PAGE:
Yahir Tucker

2022-06-26

How to prove that $\mathrm{ln}\left(x\right) for $x\to \mathrm{\infty }$
During my calculus homework I need to prove some limits without using L'Hôpital's rule. I have difficulties to show rigorously that $\mathrm{ln}\left(x\right) for big enough x.
For example, I need to find the image of the continues function $f:R\to R$ such that for every $x\in R$: $|f\left(x\right)-x{e}^{\sqrt{|x|}}|<{x}^{4}$
I've tried to prove that $x{e}^{\sqrt{|x|}}-{x}^{4}\to \mathrm{\infty }$ if $x\to \mathrm{\infty }$, and then the image of $f$ will be all the reals. Unfortunately, I don't find the way to make it formal enough.

popman14ee

Expert

For the first part:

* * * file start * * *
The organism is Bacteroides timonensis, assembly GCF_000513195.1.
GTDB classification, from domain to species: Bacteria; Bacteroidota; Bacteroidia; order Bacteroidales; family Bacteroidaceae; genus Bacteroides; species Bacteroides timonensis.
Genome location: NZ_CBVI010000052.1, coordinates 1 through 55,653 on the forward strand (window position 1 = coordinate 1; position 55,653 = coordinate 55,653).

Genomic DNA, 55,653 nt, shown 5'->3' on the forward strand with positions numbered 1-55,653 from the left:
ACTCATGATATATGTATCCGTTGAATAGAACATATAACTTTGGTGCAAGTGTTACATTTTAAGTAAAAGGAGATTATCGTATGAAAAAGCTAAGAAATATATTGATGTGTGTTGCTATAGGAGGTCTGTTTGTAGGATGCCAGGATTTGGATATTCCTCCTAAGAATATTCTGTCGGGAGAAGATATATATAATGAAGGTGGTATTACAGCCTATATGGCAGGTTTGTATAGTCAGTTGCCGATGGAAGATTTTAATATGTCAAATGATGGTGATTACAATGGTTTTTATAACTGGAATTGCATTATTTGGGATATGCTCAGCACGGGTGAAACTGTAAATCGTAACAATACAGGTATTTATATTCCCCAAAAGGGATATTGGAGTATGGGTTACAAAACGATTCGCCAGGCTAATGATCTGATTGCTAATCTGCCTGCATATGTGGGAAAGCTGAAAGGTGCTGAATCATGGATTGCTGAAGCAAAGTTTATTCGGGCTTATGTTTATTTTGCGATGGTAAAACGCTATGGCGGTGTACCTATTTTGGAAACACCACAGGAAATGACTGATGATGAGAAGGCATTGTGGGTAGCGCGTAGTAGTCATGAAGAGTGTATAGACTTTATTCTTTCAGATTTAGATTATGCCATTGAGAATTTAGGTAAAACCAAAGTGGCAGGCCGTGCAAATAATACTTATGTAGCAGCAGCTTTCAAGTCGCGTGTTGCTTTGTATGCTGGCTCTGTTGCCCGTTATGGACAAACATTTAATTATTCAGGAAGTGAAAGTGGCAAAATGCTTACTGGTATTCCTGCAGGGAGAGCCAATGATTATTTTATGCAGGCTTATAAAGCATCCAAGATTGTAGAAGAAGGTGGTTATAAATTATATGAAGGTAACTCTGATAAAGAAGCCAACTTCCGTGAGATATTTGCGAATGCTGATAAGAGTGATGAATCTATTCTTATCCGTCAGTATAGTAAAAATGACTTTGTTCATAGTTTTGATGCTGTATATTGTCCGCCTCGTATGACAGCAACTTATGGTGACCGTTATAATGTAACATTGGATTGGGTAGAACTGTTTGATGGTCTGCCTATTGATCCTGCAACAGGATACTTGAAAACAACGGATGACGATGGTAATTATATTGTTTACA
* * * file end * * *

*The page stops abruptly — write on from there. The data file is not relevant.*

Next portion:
Note the following:
1.$\mathrm{log}\left(1\right)=0<1$
2.${\mathrm{log}}^{\prime }\left(x\right)=\frac{1}{x}\le 1=\frac{d}{dx}x$ for $x\ge 1$
3.${\mathrm{log}}^{\prime }\left(x\right)=\frac{1}{x}\ge 1=\frac{d}{dx}x$ for $x\le 1$
So you can integrate over an appropriate interval to get $\mathrm{log}\left(x\right) for all $x$.
For the second part:
Try to use
$\underset{x\to \mathrm{\infty }}{lim}\frac{{e}^{x}}{{x}^{n}}=\mathrm{\infty }$
for any natural number $n$.

preityk7t

Expert

Hint: Consider the function $f\left(x\right)=\mathrm{ln}\left(x\right)-x$. Note that $f\left(1\right)<0$ and show this function is monotonically decreasing (from $x=1$) by taking the derivative